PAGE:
Last week we wrote about whether or not the airstrikes in Iraq against ISIS had a chance to be effective and what their objectives and scope should be. As it turns out, we were pretty much spot on. ISIS has presented itself as a juicy target for airstrikes and since the air efforts began on August 8, the ISIS advance has not only been halted, but their major gains in Mosul and the threat to Erbil have been reversed.
The very thing that made ISIS’ advance so focused and frighteningly fast is what made them so very vulnerable to strikes from the air. They had managed to capture a large number of Iraqi army humvees, trucks and armored personnel carriers, as well as towable artillery pieces. Using these, they swept through northern Iraq capturing Mosul and the strategically important Mosul Dam with token resistance from the Iraqi army. They further threatened genocide of the Yazidi people, driving them from their homes, murdering those left behind and rounding up and raping the women.
They have become a textbook definition of a scourge. The leadership vacuum of the Iraqi parliament has contributed to a situation ISIS was able to capitalize upon. But just in the last week, Maliki has stepped down, clearing the way for his successor Al-Abadi to form a more functional government, one of the prime directives of which must be to provide a capable military to protect all of the peoples of Iraq.
President Obama, in authorizing the airstrikes, used the Yazidi humanitarian plight and the threat to U.S. personnel in Erbil as justification to reenter the fray in Iraq. The strikes against ISIS around the Mosul Dam seem to stretch that purview a bit. They are clearly aimed at destroying ISIS’ mechanized stock and weakening the Islamist army enough to allow the Kurds and Iraqi forces to counterattack. While that is not directly related to protecting the Yazidis and Americans, it is unquestionably a good idea.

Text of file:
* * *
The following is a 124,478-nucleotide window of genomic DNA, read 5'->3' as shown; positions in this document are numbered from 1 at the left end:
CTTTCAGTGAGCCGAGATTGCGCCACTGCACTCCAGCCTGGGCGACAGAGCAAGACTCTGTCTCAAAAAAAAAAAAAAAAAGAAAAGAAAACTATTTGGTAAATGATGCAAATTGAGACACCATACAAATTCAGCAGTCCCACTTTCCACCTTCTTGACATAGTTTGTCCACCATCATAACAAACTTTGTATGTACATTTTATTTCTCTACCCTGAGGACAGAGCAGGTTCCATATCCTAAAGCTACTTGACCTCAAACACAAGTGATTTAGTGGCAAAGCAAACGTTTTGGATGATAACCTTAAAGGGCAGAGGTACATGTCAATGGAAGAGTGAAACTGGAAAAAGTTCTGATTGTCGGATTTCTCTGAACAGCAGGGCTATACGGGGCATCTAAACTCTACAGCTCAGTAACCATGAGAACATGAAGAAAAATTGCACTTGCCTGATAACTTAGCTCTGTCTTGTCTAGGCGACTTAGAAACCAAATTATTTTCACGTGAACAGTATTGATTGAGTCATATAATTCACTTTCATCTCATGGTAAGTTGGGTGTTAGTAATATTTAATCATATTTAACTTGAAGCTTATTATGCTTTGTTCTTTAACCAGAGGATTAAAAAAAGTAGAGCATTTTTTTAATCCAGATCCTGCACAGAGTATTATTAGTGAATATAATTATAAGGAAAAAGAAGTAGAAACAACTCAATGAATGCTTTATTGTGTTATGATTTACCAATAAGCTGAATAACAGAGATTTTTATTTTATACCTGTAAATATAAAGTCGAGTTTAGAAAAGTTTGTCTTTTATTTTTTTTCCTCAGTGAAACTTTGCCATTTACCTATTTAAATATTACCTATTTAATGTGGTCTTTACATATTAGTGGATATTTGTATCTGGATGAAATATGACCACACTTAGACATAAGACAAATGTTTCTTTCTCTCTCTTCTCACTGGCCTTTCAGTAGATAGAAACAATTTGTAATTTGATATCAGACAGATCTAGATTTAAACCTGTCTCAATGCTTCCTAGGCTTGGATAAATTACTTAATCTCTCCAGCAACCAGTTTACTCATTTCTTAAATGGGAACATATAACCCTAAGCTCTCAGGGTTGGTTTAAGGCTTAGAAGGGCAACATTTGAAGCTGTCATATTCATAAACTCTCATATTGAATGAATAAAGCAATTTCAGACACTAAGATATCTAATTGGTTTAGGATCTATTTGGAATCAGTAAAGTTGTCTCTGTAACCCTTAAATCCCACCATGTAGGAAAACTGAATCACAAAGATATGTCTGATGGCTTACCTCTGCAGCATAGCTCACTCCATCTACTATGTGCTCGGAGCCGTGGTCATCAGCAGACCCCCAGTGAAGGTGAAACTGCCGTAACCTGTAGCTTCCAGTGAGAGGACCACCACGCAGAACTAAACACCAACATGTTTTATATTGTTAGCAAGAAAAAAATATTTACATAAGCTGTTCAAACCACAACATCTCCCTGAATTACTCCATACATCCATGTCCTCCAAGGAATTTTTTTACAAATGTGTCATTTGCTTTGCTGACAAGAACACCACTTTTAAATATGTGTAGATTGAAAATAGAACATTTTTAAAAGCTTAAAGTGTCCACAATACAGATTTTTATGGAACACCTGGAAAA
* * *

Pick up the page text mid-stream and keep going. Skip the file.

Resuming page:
Once ISIS massed its forces into an army, even a ragtag army with pilfered vehicles and weapons, it made itself into the perfect target for traditional military forces. The humvees, APCs, trucks, MRAPs and towed artillery pieces became easy targets for airborne strikes. A landscape with little to offer in terms of camouflage became an ideal barrel in which to shoot fish. The thermal contrast of vehicles against the desert floor is ideal for pickup with the ATFLIR that the F/A-18s from USS Bush carry. And the targets themselves are ideal for prosecuting with GBU-12s, the 500lb laser-guided bombs that have a 3.6 meter CEP. LGBs are a perfect weapon for this terrain and these targets.
The majority of the strike aircraft have been F/A-18s from the USS Bush, which is cruising in the Persian Gulf. First bombings began on Aug 8 and continued through yesterday, culminating in the unlikely partnership of Iraqi Special Forces and Kurdish Peshmerga warriors joining forces to mop up the ISIS remnants.
The long-term goal of defeating ISIS will not be accomplished solely with American air power. But the use of airstrikes has changed the playing field dramatically. The Kurds are staunch American allies but have been caught in a political Bermuda Triangle for decades. They are a people who straddles the borders of Iran, Iraq, Syria and Turkey. Their autonomy makes each of those governments extremely nervous. Because of that, they have not had the benefit of proper arms supplies from the U.S. Perhaps moving forward they will reach a détente with the government in Baghdad and be able to work together to defeat the common enemy of Islamic radicalism.
An interesting wrinkle is that, apparently, the militants believe that if they are killed by a female, they will not go to heaven. They are extremely fearful of the many female Kurdish warriors. There are a number of female aircrew in Air Wing -8. If the purported goal of radical militants is a heaven through martyrdom, then a few female aircrew loaded to the gills with GBU-12s would truly be their worst nightmare.
(Featured Image Courtesy: The Atlantic)